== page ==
I recently had a network issue causing an iSCSI LUN containing my Server 2012 R2 Hyper-V VHDX files to drop for a split second. Unfortunately for me, this was enough to cause the entire data drive VHDX file for my file server to become corrupt. The VM wouldn't even start, giving the error: "The application encountered an error while attempting to change the state of 'VMNAME'. 'VMNAME' failed to change state." Additionally, if I tried to inspect the disk within Hyper-V Manager, it gave the error: "An error occurred when attempting to retrieve the virtual hard disk 'F:\Hyper-V\Virtual Hard Disks\VMNAME\disk-1.vhdx' on server HVSERVER.corp.local. Failed to get the disk information. An unexpected error occurred: The file or directory is corrupted and unreadable. (0x80070570)."
Everything I came across online in my feverish searching seemed to apply only to VHD files and older versions of Hyper-V. Nothing would read it. I then came across this article which dashed all of my hopes of recovering it: http://blogs.msdn.com/b/virtual_pc_guy/archive/2009/01/07/how-do-i-fix-a-corrupted-virtual-hard-disk.aspx. Towards the bottom of it reads this line: "If Virtual PC / Virtual Server / Hyper-V report that the virtual hard disk is corrupt - then one of the header / footer sections has been corrupted - and there is nothing that you can do."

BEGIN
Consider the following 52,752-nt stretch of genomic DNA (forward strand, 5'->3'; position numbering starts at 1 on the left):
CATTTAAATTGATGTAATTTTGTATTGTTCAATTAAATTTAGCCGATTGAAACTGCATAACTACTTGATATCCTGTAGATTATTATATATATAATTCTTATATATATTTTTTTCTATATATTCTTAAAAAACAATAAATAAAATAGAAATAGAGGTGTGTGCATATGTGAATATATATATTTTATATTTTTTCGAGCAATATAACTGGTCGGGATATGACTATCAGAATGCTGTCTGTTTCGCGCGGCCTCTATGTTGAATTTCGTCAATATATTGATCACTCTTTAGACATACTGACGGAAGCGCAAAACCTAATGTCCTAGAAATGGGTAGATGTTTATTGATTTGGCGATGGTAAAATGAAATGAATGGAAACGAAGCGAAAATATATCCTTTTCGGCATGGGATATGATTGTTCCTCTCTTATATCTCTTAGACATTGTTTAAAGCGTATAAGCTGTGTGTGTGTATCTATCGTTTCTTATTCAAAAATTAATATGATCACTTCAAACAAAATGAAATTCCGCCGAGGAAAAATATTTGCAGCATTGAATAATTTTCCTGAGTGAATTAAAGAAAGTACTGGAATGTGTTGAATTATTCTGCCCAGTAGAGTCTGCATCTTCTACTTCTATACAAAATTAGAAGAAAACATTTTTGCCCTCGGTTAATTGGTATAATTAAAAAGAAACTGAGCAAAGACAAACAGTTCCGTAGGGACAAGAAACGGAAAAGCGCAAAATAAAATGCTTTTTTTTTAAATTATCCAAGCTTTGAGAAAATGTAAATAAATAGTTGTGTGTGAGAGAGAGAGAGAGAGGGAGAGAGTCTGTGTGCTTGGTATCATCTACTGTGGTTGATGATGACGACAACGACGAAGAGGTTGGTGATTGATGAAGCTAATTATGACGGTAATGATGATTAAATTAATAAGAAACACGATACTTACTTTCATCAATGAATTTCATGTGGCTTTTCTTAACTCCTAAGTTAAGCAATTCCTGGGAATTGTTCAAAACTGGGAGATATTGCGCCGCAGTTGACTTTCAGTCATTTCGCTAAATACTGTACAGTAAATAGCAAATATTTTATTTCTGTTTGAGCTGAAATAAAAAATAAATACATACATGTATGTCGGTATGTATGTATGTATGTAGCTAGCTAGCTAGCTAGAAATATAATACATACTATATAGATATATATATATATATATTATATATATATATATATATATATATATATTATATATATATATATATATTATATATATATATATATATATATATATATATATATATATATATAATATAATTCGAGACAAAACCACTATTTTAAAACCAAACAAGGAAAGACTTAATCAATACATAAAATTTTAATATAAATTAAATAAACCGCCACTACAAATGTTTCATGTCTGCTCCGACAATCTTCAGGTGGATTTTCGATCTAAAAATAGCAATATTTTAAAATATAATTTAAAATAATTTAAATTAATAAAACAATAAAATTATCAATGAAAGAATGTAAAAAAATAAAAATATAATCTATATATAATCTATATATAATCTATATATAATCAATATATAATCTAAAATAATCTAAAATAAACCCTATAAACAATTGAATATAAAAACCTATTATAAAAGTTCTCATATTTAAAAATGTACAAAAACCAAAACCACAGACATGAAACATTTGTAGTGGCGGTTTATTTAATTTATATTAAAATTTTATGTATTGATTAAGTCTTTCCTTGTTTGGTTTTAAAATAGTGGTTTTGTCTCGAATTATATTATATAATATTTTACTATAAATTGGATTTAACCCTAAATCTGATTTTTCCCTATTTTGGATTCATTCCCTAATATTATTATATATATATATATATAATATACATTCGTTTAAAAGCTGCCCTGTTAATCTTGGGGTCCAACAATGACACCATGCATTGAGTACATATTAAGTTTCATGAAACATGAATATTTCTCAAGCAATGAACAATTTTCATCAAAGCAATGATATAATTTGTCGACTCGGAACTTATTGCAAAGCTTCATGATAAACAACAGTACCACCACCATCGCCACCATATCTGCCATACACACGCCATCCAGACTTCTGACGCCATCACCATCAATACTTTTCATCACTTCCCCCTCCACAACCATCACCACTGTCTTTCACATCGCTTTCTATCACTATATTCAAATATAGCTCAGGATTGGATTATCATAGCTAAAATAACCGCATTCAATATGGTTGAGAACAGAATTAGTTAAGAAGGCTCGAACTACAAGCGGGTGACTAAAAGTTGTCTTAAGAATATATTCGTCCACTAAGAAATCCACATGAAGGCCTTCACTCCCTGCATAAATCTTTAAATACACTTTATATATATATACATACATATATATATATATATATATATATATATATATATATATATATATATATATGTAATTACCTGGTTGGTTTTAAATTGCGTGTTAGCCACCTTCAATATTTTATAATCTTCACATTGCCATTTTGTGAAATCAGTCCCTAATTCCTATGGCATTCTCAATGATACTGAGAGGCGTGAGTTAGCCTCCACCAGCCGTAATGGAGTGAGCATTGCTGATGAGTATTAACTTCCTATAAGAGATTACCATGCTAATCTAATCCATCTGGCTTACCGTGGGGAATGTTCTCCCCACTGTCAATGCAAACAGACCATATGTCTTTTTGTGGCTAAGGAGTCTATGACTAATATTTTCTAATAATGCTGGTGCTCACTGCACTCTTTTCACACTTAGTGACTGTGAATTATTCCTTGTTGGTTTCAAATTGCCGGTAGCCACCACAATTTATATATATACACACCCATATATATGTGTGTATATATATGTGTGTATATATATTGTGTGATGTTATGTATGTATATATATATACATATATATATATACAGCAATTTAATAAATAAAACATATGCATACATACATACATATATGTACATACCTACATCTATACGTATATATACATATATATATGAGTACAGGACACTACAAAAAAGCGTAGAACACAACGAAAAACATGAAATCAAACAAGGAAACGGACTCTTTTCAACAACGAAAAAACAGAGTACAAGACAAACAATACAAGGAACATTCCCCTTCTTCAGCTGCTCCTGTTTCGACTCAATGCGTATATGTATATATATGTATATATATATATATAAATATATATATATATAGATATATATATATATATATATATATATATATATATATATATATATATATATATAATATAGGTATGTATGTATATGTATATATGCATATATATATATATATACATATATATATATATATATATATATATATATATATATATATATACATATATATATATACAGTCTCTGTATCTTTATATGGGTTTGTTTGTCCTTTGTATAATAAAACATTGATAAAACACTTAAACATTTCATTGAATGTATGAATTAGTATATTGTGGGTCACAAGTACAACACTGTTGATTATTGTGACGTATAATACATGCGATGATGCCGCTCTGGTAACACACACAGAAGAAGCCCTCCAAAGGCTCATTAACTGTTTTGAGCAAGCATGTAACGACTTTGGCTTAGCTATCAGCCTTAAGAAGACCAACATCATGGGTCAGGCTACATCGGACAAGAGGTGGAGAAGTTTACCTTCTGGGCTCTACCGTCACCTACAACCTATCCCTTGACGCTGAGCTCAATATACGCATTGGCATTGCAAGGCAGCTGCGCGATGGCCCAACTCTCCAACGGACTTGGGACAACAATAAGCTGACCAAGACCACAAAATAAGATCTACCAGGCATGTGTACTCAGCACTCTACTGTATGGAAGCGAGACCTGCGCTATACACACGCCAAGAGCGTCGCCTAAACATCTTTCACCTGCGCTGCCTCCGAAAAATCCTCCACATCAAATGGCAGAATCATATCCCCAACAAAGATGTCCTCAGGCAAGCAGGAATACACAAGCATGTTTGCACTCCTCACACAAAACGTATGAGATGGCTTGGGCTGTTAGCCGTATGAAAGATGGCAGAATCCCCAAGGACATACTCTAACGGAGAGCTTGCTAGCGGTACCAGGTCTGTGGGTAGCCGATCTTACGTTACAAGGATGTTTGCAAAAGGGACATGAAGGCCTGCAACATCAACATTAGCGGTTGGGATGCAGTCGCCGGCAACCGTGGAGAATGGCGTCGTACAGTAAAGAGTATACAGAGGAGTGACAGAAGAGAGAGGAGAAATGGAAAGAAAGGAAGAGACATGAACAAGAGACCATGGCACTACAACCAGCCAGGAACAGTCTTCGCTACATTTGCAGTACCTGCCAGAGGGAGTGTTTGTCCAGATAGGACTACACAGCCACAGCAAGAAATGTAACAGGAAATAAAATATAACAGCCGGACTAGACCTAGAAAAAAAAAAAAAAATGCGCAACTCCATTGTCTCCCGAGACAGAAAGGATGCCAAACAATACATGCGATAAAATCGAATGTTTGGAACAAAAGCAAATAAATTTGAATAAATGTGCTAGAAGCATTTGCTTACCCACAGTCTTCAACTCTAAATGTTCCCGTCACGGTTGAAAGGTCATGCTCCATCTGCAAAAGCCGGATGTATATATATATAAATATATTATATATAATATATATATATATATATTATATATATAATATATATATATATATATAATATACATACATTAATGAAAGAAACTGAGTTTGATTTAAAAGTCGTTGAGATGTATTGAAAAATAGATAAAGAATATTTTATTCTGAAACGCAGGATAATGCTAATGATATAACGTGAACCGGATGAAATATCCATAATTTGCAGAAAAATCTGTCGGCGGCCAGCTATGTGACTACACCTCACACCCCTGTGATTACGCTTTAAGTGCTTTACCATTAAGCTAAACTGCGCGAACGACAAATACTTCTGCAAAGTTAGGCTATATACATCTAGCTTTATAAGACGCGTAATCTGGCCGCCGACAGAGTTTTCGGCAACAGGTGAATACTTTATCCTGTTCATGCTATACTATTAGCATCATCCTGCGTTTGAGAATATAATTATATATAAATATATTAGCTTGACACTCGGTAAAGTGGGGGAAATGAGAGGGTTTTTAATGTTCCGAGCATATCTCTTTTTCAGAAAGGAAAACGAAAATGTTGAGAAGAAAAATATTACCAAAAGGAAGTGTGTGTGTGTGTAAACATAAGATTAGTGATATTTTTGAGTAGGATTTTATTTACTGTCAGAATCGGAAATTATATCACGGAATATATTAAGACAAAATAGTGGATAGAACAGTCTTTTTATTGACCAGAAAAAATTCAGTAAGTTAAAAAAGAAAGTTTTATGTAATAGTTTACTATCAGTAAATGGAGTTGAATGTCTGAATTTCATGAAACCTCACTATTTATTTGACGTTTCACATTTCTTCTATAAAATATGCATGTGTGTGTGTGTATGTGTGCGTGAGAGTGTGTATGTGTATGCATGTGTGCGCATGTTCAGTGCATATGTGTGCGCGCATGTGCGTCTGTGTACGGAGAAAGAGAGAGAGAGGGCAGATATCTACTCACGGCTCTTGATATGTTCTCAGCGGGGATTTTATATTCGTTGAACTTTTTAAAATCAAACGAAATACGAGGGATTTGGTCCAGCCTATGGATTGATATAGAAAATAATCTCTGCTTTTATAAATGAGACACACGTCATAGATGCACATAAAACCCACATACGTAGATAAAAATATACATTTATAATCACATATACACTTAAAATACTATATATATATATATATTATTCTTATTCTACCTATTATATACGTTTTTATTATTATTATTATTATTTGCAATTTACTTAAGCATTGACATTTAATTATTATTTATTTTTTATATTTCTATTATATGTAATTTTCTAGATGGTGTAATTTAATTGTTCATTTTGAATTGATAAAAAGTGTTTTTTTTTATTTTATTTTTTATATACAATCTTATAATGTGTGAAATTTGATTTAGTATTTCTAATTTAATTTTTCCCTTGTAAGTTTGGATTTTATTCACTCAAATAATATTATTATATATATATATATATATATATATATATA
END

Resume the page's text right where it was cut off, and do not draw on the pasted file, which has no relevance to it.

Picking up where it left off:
Well that's it. Game over. I guess I have to go to tape.
But in my desperation, I recalled reading somewhere to make the VHDX file as read only which then might allow you to mount it. So I went into the file properties, checked the read only box, clicked apply, and crossed my fingers. I double clicked the VHDX file and held my breath... TADA!!! It mounted to the Hyper-V host! All of my data was there and accessible. From there I created a new drive on the VM and robocopied it over.
I don't even remember where I saw to make it read only. It was likely a page that talked about something else and didn't seem relevant enough to my issue at the time, and so I moved on. But I hope this saves someone out there some time and frustration in case this happens to them.
Labels: hyper-v, iscsi, Microsoft, vhdx